These days, it's good to be Dave Grohl. His highly successful band, Foo Fighters, released an ambitious, well-received double album (In Your Honor) last year, he's happily married, his first child was born recently, and he just embarked on his first acoustic tour to support In Your Honor's second disc. He speaks enthusiastically and laughs a lot, clearly enjoying himself and his success—partially because he knows how easily it could disappear. When Kurt Cobain killed himself in 1994, Grohl lost a friend and his place in Nirvana. But it never meant he would stop playing. Songs that he had written on his own, but never intended to release, eventually became Foo Fighters' self-titled debut in 1995. That began Grohl's second act.
After its initial success, the band suffered numerous lineup changes, and Grohl's first marriage ended in a bitter divorce, which he chronicled in painful detail on 1997's The Colour And The Shape. With Foo Fighters in tatters and his marriage ending, Grohl lived in a sleeping bag in a friend's back room in Los Angeles for a while. (Foo Fighters' next album was called There Is Nothing Left To Lose.) But the band eventually stabilized, Grohl met his current wife, Jordyn Blum, and apparently lived happily ever after. Well, drummer Taylor Hawkins nearly died from an overdose in 2001, Grohl has squabbled with Courtney Love about Nirvana's legacy, and earlier this year, a bizarre rumor circulated that he had died. Before he left on tour, Grohl spoke to The A.V. Club about adding life to his band, feeling trapped by his style, and being inspired by Jägermeister.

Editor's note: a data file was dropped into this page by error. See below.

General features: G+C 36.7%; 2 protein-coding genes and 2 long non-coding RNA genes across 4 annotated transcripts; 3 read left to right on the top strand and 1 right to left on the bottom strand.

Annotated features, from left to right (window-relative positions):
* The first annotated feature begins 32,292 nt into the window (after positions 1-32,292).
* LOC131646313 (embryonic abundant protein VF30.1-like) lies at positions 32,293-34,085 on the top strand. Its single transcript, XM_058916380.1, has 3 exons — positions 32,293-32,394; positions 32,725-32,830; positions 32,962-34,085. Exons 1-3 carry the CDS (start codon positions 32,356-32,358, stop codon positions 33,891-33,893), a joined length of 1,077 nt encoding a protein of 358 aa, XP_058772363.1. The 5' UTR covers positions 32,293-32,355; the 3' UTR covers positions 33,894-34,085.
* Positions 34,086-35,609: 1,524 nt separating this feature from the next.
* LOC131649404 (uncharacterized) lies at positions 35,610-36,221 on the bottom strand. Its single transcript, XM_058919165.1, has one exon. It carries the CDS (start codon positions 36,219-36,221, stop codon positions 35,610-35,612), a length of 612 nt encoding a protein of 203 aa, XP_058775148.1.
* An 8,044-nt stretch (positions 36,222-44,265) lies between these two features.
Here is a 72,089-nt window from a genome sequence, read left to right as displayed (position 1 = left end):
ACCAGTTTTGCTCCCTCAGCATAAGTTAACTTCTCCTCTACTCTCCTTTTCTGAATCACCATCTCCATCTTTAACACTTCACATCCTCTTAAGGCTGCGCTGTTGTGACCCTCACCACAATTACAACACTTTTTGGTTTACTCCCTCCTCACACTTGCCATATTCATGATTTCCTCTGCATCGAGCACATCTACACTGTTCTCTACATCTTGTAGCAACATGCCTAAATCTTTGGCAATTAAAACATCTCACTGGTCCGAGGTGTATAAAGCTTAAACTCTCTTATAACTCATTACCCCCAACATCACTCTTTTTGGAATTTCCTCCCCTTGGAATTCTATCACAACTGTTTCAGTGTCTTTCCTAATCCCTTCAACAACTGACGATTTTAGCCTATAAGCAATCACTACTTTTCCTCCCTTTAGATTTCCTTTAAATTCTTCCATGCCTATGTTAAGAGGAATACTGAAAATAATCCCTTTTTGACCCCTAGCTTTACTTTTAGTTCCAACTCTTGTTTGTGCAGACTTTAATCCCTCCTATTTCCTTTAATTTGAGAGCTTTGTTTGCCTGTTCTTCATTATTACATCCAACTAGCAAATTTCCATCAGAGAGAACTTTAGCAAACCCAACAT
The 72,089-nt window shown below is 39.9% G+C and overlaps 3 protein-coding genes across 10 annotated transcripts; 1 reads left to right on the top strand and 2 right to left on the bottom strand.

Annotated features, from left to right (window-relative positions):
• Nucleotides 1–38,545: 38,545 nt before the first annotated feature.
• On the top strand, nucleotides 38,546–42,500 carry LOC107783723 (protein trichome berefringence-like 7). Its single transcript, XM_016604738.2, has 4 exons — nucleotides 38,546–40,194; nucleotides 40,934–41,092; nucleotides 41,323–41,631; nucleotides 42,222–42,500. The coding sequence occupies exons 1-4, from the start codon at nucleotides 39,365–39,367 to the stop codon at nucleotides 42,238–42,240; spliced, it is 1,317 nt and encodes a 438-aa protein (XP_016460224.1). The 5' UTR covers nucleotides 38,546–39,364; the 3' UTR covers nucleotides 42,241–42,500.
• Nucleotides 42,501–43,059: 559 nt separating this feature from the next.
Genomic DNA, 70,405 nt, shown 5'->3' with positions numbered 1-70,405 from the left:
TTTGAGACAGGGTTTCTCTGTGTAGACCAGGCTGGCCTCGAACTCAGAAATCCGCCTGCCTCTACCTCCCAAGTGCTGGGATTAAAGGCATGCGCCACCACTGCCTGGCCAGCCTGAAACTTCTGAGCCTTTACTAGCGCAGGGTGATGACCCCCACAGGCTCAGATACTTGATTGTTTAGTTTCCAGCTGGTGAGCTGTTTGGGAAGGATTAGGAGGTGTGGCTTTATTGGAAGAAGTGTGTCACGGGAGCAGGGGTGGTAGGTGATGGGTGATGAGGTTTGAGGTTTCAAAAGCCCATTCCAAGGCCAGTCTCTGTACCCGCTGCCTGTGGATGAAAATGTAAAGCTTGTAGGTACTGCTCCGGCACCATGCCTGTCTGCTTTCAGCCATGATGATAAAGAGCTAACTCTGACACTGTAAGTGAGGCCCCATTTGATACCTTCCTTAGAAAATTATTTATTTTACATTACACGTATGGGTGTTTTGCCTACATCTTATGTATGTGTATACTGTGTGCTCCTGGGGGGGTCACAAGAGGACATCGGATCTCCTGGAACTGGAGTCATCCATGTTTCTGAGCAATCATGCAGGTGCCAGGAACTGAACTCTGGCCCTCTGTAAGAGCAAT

The A.V. Club: What's it feel like when people think you're dead?
Dave Grohl: Flattering.
AVC: Did you see premature eulogies?
DG: I was doing an interview the other day, and it was for an English magazine. They said, "Well, we actually already started preparing a cover issue in memory of you." I mean, come on, that's kind of flattering, right? It really does a lot to the ego. I guess mostly just because it's nice when people are happy to hear that you're still alive, rather than feeling like "Oh, finally he's dead?"